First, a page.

Was Your VA Disability Claim For Back Pain Denied?

United States Military veterans deserve legal representation that will fight on their behalf when they’re denied VA disability for back pain. Even if a doctor hasn’t been able to diagnose your condition, you might be able to receive benefits depending on your level of functional loss.

Many veterans experience back pain that can:

  • Limit your basic activities
  • Limit your ability to work and earn a living

Even bathing can be difficult.

VA benefits can help you remain financially sound, but in the past five years, receiving benefits has become increasingly difficult. Regulations and procedures are rapidly changing, making it almost impossible for veterans to keep on top of changes.

VetLaw is here to help. Veteran-owned, our firm doesn’t cost a dime until we’re successful with establishing entitlement to service connection or raising your compensation rating. Schedule a free case review today.

Denied VA Disability Claim for Back Pain

A denied claim doesn’t mean that it’s time to sit back and accept the decision. We’ll help strengthen your case so that you have the best chance of the appeal being approved.

You can also file an appeal if the VA provides a disability rating that is below your current level of disability.

How Does the VA Rate Back Pain?

The VA will use a series of diagnostic codes for areas of the spine. While these codes may seem important, the rating formula is the same whether you suffer from spinal stenosis, intervertebral disc syndrome, vertebral dislocation or fracture or another condition.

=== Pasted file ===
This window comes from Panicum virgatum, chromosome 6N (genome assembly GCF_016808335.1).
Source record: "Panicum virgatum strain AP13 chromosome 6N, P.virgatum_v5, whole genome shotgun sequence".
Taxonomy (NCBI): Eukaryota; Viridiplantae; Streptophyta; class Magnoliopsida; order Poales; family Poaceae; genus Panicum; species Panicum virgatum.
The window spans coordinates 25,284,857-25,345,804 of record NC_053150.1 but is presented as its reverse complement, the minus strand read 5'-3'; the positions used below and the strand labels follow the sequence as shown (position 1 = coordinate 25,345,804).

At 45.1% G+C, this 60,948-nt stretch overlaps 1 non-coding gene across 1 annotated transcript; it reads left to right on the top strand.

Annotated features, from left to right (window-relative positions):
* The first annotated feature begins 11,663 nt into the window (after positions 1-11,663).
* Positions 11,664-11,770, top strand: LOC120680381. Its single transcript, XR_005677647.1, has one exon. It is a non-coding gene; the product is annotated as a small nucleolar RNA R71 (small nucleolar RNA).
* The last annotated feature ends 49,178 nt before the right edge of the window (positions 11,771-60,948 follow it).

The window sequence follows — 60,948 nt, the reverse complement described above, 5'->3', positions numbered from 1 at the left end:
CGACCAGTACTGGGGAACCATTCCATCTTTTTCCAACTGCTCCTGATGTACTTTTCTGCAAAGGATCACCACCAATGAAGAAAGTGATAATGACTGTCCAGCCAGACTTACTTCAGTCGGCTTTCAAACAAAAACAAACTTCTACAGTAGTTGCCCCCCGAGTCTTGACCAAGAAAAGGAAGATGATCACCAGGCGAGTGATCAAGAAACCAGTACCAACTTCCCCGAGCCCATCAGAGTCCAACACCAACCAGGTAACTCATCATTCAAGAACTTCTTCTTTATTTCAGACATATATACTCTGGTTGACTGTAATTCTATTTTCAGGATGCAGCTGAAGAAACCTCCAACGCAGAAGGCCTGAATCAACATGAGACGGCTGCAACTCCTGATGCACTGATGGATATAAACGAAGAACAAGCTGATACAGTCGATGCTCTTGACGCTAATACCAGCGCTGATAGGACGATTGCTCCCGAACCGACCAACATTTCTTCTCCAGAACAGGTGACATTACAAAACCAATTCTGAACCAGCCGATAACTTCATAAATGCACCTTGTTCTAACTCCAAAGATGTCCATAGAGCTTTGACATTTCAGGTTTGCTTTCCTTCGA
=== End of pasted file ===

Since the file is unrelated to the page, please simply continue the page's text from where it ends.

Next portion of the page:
Ratings will fall between 0% and 100% disability.

If you have a 30% or higher disability rating, you may be able to receive additional compensation for dependents.

Ratings are assigned based on the condition. A 10% rating is given if forward flexion is between 60 and 85 degrees. Higher evaluations are warranted based on additional levels of disability up to a 100% disability rating for unfavorable ankylosis of the entire spine.

Common Causes of Service-Related Back Pain

Back pain often develops without a specific link to an injury, but common causes can include:

  • Accidents in a military vehicle
  • Injuries during training
  • Injuries during combat
  • Heavy lifting
  • Repeated movement injuries

Sometimes, the cause of the back pain isn’t apparent. If a veteran is involved in combat and is thrown from a military vehicle, the event can lead to back pain caused by a variety of conditions, such as strains, disk injuries, and even arthritis.

How Is Service Connection Established for Back Pain?

The VA will consider your condition to be service-connected if you can show that it was either caused or worsened by your military service.

It can be tricky to prove that your condition was caused by your time in the military, but not impossible. Your doctor will need to provide objective medical evidence that your condition is connected to your military service.

Veterans must provide evidence to back up their application for VA disability for back pain. Evidence will include:

  • Diagnosis of the condition – where possible – or an explanation of how back pain affects daily life (also called functional loss)